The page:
Internet in Indonesia is a relatively new communication media in Indonesia, an archipelago that spans over more than 17,001 islands. Several internet services are available in Indonesia, ranging from ADSL to mobile internet. Telephone line-based internet service was among the first internet service in Indonesia with PT Telkom as a main player who controls most fixed telephone line networks. Based on Communication Ministry data, at end of June 2011, there are 45 million internet users in Indonesia, which 64 percent or 28 million users on the age of 15 to 19. All of the GSM major cellular telecommunication providers offer the high-speed mobile internet service 3G and even 3.5G HSDPA, but only in the big cities (greater Jakarta and Surabaya). They include Indosat, Telkomsel, Excelcomindo (XL) and 3. Also, the usage of EV-DO has been applied into service by Indonesian CDMA cellular provider, which includes Mobile8, Indosat, Esia, Smart, and Telkom Flexi.


Nasi goreng (fried rice), mie goreng (fried noodles) and gado-gado (vegetables topped with peanut sauce and sliced boiled egg) are some of the typical Indonesian dishes.


Drinking age: 18 (minimum purchasing age: 16)

  1. Es (ice drinks with syrups, fruits and jellies)
  2. Brem (Bali; rice wine)
  3. Tuak (palm-sap wine, a famously potent local brew)
  4. Arak (rice or palm-sap wine)
  5. Kelapa muda (young coconut juice)

Some of the major fruits found in Indonesia are jackfruit, durian, star fruit, papaya, pineapple and mango.As Indonesia is an archipelago, fish is one of the favourite food items and various types of fish feature prominently in the diet. Seafood is found in abundance and has great variety such as lobster, oyster, prawns, shrimp, squid, crab, etc. Coconut is ubiquitously available and apart from being used as cooking oil its milk and pulp is used as an ingredient in many dishes. Beef and chicken are widely available; pork is only found in Chinese restaurants or in non-Muslim regions. Coconut, chilli, soy sauce and peanut sauce are common flavourings.

Some of the major fruits found in Indonesia are jackfruit, durian, star fruit, papaya, pineapple and mango.

Besides traditional Indonesian food, Chinese and Continental dishes are also hugely popular in Indonesia. Many popular fast food joints have also established their chains in major cities of Indonesia.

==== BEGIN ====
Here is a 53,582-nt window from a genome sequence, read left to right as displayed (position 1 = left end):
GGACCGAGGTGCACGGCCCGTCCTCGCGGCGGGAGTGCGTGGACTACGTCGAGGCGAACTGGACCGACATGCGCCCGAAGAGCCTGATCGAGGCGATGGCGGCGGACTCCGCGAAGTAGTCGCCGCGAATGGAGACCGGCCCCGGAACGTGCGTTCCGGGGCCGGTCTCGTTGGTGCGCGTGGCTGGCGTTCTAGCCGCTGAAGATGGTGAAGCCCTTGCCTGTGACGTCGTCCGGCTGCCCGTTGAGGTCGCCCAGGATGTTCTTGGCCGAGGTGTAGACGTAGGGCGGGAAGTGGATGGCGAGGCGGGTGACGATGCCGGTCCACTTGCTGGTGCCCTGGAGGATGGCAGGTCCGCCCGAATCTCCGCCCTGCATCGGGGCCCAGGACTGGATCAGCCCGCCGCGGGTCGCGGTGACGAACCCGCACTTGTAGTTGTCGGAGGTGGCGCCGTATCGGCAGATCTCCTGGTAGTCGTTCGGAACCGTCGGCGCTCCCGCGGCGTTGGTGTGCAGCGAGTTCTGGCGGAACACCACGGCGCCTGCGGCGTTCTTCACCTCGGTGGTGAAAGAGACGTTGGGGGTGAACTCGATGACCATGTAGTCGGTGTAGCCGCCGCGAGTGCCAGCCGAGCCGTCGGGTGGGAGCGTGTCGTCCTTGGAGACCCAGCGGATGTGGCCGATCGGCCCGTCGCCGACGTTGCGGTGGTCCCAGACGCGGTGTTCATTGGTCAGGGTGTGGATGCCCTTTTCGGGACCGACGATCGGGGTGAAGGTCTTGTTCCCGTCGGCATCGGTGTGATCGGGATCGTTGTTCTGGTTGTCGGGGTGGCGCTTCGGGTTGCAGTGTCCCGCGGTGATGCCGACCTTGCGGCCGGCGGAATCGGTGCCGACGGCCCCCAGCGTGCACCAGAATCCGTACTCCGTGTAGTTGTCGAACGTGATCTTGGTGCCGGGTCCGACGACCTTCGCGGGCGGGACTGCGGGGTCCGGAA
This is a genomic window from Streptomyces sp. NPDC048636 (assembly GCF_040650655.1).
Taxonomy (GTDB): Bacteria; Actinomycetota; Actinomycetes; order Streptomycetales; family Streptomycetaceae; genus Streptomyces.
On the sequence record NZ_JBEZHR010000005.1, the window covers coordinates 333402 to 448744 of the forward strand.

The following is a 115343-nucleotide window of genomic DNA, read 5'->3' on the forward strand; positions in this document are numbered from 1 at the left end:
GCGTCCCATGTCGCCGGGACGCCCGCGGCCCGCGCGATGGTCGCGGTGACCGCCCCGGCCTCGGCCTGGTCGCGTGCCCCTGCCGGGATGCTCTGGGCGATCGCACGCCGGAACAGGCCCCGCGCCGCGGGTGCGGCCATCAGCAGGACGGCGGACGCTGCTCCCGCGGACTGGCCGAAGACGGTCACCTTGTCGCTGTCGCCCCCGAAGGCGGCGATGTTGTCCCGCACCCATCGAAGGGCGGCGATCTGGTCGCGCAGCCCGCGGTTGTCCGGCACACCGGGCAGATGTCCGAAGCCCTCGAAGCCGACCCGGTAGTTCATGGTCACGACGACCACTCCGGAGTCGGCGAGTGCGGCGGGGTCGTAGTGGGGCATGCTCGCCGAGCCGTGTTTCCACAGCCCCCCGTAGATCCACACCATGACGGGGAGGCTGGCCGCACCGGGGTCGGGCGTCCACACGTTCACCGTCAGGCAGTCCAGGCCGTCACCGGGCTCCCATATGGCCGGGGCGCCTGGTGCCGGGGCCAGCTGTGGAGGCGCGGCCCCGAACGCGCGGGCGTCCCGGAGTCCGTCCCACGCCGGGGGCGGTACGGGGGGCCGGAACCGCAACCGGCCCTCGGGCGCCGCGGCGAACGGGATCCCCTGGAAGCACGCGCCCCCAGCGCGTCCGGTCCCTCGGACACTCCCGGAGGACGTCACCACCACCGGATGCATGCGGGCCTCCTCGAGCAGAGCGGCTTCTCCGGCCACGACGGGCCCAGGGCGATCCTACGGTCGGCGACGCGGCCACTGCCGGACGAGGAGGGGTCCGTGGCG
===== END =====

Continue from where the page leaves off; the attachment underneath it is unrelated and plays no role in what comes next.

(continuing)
New Year’s Day: this day is celebrated with parties and entertainment. If you are in a major city, you’ll find festivities in hotels, discos and restaurants.


Chinese New Year (Imlek): those of Chinese decent celebrate the coming of the new year with a 15-day celebration. Observers of the holiday typically visit relatives during this time, purchase new clothing and decorate their houses with red-coloured decorations to signify good luck.


Balinese New Year (Hari Raya Nyepi): known as the ‘Day of Silence’ in English, this is a day for quiet meditation and reflection. Lasting 24 hours, observers of Hari Raya Nyepi must abstain from all pleasure-giving activities including talking and eating. Travelling is not permitted on this day, even by visitors, who are restricted to their hotels.


Ibu Kartini Day: this day marks the birthday of Raden Ajeng Kartini, a Javanese leader in the women’s rights movement in Indonesia. On this day, activities created by women’s groups are enjoyed and schools host national dress competitions.


National Education Day (Hari Pendidikan Nasional): is a celebration of the Indonesian educational system. Schools across the country host celebrations.

National Awakening Day (Hari Kebangkitan Nasional): this holiday marks the five basic principles (Pancasila) that make up the Indonesian State Philosophy. Ceremonies are held at government offices and schools.


Jakarta’s Anniversary (Ulang Tahun Jakarta): marks the founding of the city of Jakarta in 1527 with the Jakarta fair. There are performances of the culture of the Betawi (Jakarta locals) around the city.


Independence Day (Hari Proklamasi Kemerdekaan RI): held on the 17th August, this day commemorates independence from Japan in 1945. Military parades typically take place in the larger cities, as do firework displays.


Ramadan: this Islamic holiday is observed by all Muslims through prayer, fasting, acts of charity and religious observance. Lasting one month, worshippers must abstain from eating during daylight hours and as a result, many businesses close during Ramadan.


Armed Forces Day: highlights the achievements of the Indonesian Armed Forces and is marked by celebrations, especially in and around military bases. Youth Pledge Day (Hari Sumpah Pemuda): marks the pledge and unification in 1928 of Indonesian youths against the Dutch.